U.S. Senate bill proposes sweeping curbs on NSA surveillance
WASHINGTON (Reuters) - Senator Patrick Leahy introduced legislation on Tuesday to ban the U.S. government's bulk collection of Americans' telephone records and Internet data and narrow how much information it can seek in any particular search.
The bill, which has White House backing, goes further than a version passed in May by the U.S. House of Representatives in reducing bulk collection and immediately drew warmer response from privacy advocates and technology companies.
Revelations last year by former National Security Agency contractor Edward Snowden prompted President Barack Obama to ask Congress in January to rein in the bulk collection and storage of records of millions of U.S. domestic telephone calls.
Many American technology companies also have been clamoring for changes after seeing their international business suffer as foreign governments worried they would collect data and hand it over to U.S. spy agencies.
"If enacted, this bill would represent the most significant reform of government surveillance authorities since Congress passed the USA Patriot Act 13 years ago," said Leahy, the Democratic chairman of the Senate Judiciary Committee, said on the Senate floor.
Congress leaves for a five-week break on Friday, and it was unclear if lawmakers would take on the legislation before November elections.
Leahy proposed greater limits on the terms that analysts use to search databases held by phone companies such as Verizon Communications Inc or AT&T Inc.
The bill, called the USA Freedom Act, would prohibit the government from collecting all information from a particular service provider or a broad geographic area, such as a city or area code, Leahy's office said.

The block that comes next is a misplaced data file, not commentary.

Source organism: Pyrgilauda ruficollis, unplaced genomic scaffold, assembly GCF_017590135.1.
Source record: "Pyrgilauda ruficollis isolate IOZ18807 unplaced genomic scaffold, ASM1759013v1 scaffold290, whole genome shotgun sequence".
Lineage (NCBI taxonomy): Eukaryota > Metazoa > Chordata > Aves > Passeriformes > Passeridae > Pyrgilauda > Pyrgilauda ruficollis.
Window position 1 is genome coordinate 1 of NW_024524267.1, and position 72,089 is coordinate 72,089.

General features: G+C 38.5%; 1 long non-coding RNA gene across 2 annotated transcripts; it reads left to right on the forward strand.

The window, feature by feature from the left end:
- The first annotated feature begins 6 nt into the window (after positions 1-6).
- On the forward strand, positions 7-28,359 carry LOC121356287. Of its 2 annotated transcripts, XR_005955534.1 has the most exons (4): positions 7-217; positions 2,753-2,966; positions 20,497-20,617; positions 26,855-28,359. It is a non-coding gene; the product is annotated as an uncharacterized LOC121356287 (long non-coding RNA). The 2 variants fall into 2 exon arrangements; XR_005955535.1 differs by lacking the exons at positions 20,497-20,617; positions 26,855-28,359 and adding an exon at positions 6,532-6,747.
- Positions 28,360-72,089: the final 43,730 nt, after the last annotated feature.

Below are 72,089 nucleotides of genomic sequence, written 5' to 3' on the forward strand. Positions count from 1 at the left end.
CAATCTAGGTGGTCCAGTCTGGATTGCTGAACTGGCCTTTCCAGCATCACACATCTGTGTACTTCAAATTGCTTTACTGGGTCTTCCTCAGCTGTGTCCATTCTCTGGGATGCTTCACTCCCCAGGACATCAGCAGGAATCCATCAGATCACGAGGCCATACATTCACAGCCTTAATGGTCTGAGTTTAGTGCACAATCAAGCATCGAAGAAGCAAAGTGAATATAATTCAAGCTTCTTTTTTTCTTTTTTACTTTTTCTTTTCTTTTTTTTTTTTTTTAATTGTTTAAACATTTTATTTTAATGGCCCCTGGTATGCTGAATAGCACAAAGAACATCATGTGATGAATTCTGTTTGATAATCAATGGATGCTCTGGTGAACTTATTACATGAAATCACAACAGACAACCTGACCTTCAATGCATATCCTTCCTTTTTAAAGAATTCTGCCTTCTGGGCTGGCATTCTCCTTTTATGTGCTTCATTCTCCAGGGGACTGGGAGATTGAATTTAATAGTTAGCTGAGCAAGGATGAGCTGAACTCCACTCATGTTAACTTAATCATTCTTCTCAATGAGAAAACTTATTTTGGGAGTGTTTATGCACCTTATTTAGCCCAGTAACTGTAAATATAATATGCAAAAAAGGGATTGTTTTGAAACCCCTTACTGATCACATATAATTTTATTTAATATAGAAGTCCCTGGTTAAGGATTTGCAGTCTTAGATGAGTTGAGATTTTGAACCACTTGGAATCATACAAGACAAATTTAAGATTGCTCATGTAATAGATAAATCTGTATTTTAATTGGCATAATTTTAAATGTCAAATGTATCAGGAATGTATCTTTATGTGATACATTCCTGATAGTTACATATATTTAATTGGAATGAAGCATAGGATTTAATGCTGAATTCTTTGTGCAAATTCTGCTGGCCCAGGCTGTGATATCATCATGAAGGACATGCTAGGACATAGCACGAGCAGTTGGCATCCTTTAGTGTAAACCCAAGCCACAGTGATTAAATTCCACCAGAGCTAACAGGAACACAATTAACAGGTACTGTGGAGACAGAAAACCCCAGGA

It would expand government and company reporting to the public and direct the Foreign Intelligence Surveillance Court, which reviews intelligence collection inside U.S. borders, to appoint advocates on privacy and civil liberties issues.
Leahy's measure "is an improvement on the House-passed version at every step," said Harley Geiger, senior counsel for the Center for Democracy and Technology, a nonprofit advocacy group.
Many other civil liberties and technology groups endorsed the legislation.
The Information Technology Industry Council, with such members as Google Inc, Facebook Inc, Microsoft Corp and IBM Inc, said passing the bill would mean saving U.S. jobs dependent on an open Internet by "effectively putting an end to bulk collection."
Several groups called for additional steps, noting that the bill left intact the presidential order guiding collection overseas and also section 702 of the FISA Amendments Act of 2008, which allows broad collection in the United States of email to, from or about foreign targets.
"This is a marathon, not a sprint, and we have miles left to go," said Laura W. Murphy, Washington legislative director for the American Civil Liberties Union. Leahy acknowledged there was more work to be done, saying "I'd like to get most of what we need, then work on the rest."
The Senate bill would end the bulk business-records collection of phone records authorized by Section 215 of the USA Patriot Act, enacted after the Sept. 11, 2001 attacks.
It instead would authorize searches for call records "two hops" from a search term and limits the types of search terms. The records indicate connections and duration of calls but do not include content.
Leahy's bill would require the government to report the number of individuals whose information has been collected. It gives companies four options to report on the number of government requests they get.
National Security Council spokesman Ned Price said Leahy had done "remarkable work" balancing security and privacy concerns in the bill.
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